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School Funding, DeVos & More: CEA Leaders Speaking Out on the Air

CEA Executive Director Mark Waxenberg (at right) was interviewed by CT Radio Network's Steve Kotchko recently for a spot that will air Sunday morning on several radio stations.

CEA Executive Director Mark Waxenberg (at right) was interviewed by CT Radio Network’s Steve Kotchko recently for a spot that will air Sunday morning on several CT radio stations.

CEA leaders are speaking out about the governor’s budget proposal, the need for the state to invest in all public schools, Betsy DeVos, and more.

During a recent appearance on WDRC AM, CEA Executive Director Mark Waxenberg told Brad Davis that the governor’s proposal to foist one-third of teacher pension costs onto towns and cities would have unintended, long-term consequences on our next generation of students. Read more

When Was the Last Time You Talked to Your Legislators?

Meeting with State Senator Toni Boucher (3rd from right) were local Association leaders Ronna Van Veghel, New Canaan; Vivian Birdsall, New Canaan; Jeanne Deming, Ridgefield; Al Anderson, Bethel; Cynthia Rohr, Redding; John Horrigan, Westport; Andrew Nicsaji, Wilton.

Meeting with State Senator Toni Boucher (3rd from right) were local Association leaders Ronna Van Veghel, New Canaan; Vivian Birdsall, New Canaan; Jeanne Deming, Ridgefield; Al Robinson, Bethel; Cynthia Rohr, Redding; John Horrigan, Westport; and Andrew Nicsaji, Wilton.

Do your state senator and state representative know who you are? Thanks to a meeting over coffee on a recent Saturday, Senator Toni Boucher now knows the names and faces of leaders of each of the local CEA affiliates in the towns that she represents.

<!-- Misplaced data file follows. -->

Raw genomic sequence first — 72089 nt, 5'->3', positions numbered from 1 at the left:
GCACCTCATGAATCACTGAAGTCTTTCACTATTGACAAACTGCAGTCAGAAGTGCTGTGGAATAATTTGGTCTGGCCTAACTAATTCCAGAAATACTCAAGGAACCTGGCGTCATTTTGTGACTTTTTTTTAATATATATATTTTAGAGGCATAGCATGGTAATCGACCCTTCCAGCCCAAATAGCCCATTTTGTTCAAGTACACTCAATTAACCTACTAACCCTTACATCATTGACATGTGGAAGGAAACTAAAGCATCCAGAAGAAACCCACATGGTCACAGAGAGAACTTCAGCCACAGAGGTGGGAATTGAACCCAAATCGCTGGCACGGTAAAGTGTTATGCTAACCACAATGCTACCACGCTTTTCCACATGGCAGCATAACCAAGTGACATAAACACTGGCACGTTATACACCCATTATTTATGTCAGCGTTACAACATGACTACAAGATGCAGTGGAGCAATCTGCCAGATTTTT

And Boucher knows that those seven local presidents and vice presidents represent over 3,000 teachers who vote and are strong advocates for their students and their profession.

Read more

February Deals and Discounts from NEA Member Benefits

file7061238875087NEA Member Benefits features select deals and discounts each month. Check out what’s hot for February.

NEA Click & Save “Buy-lights” for February 2017

NEA Click & Save, the online discount buying service for NEA members, highlights select retailers and merchants each month. Check out these featured “Buy-lights” for February!* Read more

New CEA TV Ad Amplifies Calls to Invest in All Public Schools

protect-fundingA new CEA public awareness TV ad featuring CEA members and Connecticut students starts playing on Connecticut TV stations this week. The spot highlights the need for the state to invest in all public schools, not divide schools, parents, and communities into clear winners and losers.

“All of our students deserve to be winners and have the resources needed to succeed and achieve,” said CEA President Sheila Cohen.

The state currently underfunds public education by more than $700 million per year. Rather than focusing on a sustainable revenue stream that allows Connecticut to fulfill its constitutional obligation to fully fund public education for all children, the governor’s proposed budget divides existing funds, creating winners and losers. Read more

Statement from CEA Executive Director Mark Waxenberg on the Governor’s Proposed Education Budget

The governor’s proposed education budget threatens the quality of all our local public schools by dividing schools, parents, and communities into clear winners and losers. That’s unfair to all of us, but especially our children. All of our children deserve to be winners and have the resources to achieve.

The state currently underfunds public education by more than $700 million per year. The state needs to focus on a sustainable revenue stream that allows Connecticut to fulfill its constitutional obligation to fully fund public education to provide all children with the funding and resources they need to achieve. Read more

Senators Murphy and Blumenthal to Vote ‘No’ on DeVos Confirmation

U.S. Senator Chris Murphy talked with a room full of teachers on Friday about his opposition to Betsy DeVos' nomination.

U.S. Senator Chris Murphy talked with a room full of teachers on Friday about his opposition to Betsy DeVos’ nomination.